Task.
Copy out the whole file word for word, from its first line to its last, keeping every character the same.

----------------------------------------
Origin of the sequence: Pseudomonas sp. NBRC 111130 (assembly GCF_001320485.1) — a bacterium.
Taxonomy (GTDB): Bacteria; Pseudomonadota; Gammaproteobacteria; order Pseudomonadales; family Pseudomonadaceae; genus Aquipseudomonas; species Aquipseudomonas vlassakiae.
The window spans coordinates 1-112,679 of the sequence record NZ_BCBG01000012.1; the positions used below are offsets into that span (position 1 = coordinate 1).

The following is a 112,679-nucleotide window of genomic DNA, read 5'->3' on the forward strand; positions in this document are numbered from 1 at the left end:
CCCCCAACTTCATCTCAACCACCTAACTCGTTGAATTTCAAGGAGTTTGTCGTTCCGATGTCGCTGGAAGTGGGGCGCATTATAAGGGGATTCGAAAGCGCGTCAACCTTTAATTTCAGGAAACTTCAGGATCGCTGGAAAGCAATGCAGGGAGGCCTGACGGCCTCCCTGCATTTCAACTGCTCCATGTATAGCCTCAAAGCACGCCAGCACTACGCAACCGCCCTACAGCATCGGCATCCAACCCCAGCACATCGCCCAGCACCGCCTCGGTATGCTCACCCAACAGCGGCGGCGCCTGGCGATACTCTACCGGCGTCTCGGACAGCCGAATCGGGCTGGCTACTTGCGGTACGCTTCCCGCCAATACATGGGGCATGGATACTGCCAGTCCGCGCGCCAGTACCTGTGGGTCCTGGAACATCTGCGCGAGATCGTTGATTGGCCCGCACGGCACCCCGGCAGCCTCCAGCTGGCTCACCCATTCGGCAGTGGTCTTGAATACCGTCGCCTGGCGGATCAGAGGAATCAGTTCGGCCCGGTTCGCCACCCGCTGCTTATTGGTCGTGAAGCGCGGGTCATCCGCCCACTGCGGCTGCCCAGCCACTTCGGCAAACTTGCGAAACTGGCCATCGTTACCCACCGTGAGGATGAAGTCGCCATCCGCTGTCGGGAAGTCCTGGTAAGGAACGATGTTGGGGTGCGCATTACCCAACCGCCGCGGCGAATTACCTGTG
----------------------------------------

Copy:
Origin of the sequence: Pseudomonas sp. NBRC 111130 (assembly GCF_001320485.1) — a bacterium.
Taxonomy (GTDB): Bacteria; Pseudomonadota; Gammaproteobacteria; order Pseudomonadales; family Pseudomonadaceae; genus Aquipseudomonas; species Aquipseudomonas vlassakiae.
The window spans coordinates 1-112,679 of the sequence record NZ_BCBG01000012.1; the positions used below are offsets into that span (position 1 = coordinate 1).

The following is a 112,679-nucleotide window of genomic DNA, read 5'->3' on the forward strand; positions in this document are numbered from 1 at the left end:
CCCCCAACTTCATCTCAACCACCTAACTCGTTGAATTTCAAGGAGTTTGTCGTTCCGATGTCGCTGGAAGTGGGGCGCATTATAAGGGGATTCGAAAGCGCGTCAACCTTTAATTTCAGGAAACTTCAGGATCGCTGGAAAGCAATGCAGGGAGGCCTGACGGCCTCCCTGCATTTCAACTGCTCCATGTATAGCCTCAAAGCACGCCAGCACTACGCAACCGCCCTACAGCATCGGCATCCAACCCCAGCACATCGCCCAGCACCGCCTCGGTATGCTCACCCAACAGCGGCGGCGCCTGGCGATACTCTACCGGCGTCTCGGACAGCCGAATCGGGCTGGCTACTTGCGGTACGCTTCCCGCCAATACATGGGGCATGGATACTGCCAGTCCGCGCGCCAGTACCTGTGGGTCCTGGAACATCTGCGCGAGATCGTTGATTGGCCCGCACGGCACCCCGGCAGCCTCCAGCTGGCTCACCCATTCGGCAGTGGTCTTGAATACCGTCGCCTGGCGGATCAGAGGAATCAGTTCGGCCCGGTTCGCCACCCGCTGCTTATTGGTCGTGAAGCGCGGGTCATCCGCCCACTGCGGCTGCCCAGCCACTTCGGCAAACTTGCGAAACTGGCCATCGTTACCCACCGTGAGGATGAAGTCGCCATCCGCTGTCGGGAAGTCCTGGTAAGGAACGATGTTGGGGTGCGCATTACCCAACCGCCGCGGCGAATTACCTGTG